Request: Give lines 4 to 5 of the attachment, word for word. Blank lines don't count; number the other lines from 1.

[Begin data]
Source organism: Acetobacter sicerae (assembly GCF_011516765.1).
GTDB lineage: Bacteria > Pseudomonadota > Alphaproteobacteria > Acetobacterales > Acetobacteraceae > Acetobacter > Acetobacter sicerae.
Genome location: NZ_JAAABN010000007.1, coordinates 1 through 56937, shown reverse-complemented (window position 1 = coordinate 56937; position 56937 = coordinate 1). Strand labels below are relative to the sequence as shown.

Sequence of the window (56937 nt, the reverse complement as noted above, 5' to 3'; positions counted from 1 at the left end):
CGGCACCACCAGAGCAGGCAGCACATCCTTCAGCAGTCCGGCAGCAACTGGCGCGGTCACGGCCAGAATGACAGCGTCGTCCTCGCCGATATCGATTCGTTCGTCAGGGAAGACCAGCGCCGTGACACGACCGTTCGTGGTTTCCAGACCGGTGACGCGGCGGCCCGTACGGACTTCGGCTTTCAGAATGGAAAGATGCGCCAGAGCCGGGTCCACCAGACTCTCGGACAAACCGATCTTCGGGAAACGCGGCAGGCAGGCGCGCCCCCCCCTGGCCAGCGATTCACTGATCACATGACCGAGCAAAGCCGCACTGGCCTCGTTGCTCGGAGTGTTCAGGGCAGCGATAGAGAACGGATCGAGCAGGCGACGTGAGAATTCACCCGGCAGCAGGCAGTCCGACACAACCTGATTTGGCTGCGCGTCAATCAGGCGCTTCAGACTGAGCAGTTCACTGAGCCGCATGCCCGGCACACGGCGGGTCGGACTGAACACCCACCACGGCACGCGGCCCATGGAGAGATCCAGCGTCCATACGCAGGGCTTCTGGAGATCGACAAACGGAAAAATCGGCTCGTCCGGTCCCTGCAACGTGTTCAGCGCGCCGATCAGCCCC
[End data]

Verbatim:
Sequence of the window (56937 nt, the reverse complement as noted above, 5' to 3'; positions counted from 1 at the left end):
CGGCACCACCAGAGCAGGCAGCACATCCTTCAGCAGTCCGGCAGCAACTGGCGCGGTCACGGCCAGAATGACAGCGTCGTCCTCGCCGATATCGATTCGTTCGTCAGGGAAGACCAGCGCCGTGACACGACCGTTCGTGGTTTCCAGACCGGTGACGCGGCGGCCCGTACGGACTTCGGCTTTCAGAATGGAAAGATGCGCCAGAGCCGGGTCCACCAGACTCTCGGACAAACCGATCTTCGGGAAACGCGGCAGGCAGGCGCGCCCCCCCCTGGCCAGCGATTCACTGATCACATGACCGAGCAAAGCCGCACTGGCCTCGTTGCTCGGAGTGTTCAGGGCAGCGATAGAGAACGGATCGAGCAGGCGACGTGAGAATTCACCCGGCAGCAGGCAGTCCGACACAACCTGATTTGGCTGCGCGTCAATCAGGCGCTTCAGACTGAGCAGTTCACTGAGCCGCATGCCCGGCACACGGCGGGTCGGACTGAACACCCACCACGGCACGCGGCCCATGGAGAGATCCAGCGTCCATACGCAGGGCTTCTGGAGATCGACAAACGGAAAAATCGGCTCGTCCGGTCCCTGCAACGTGTTCAGCGCGCCGATCAGCCCC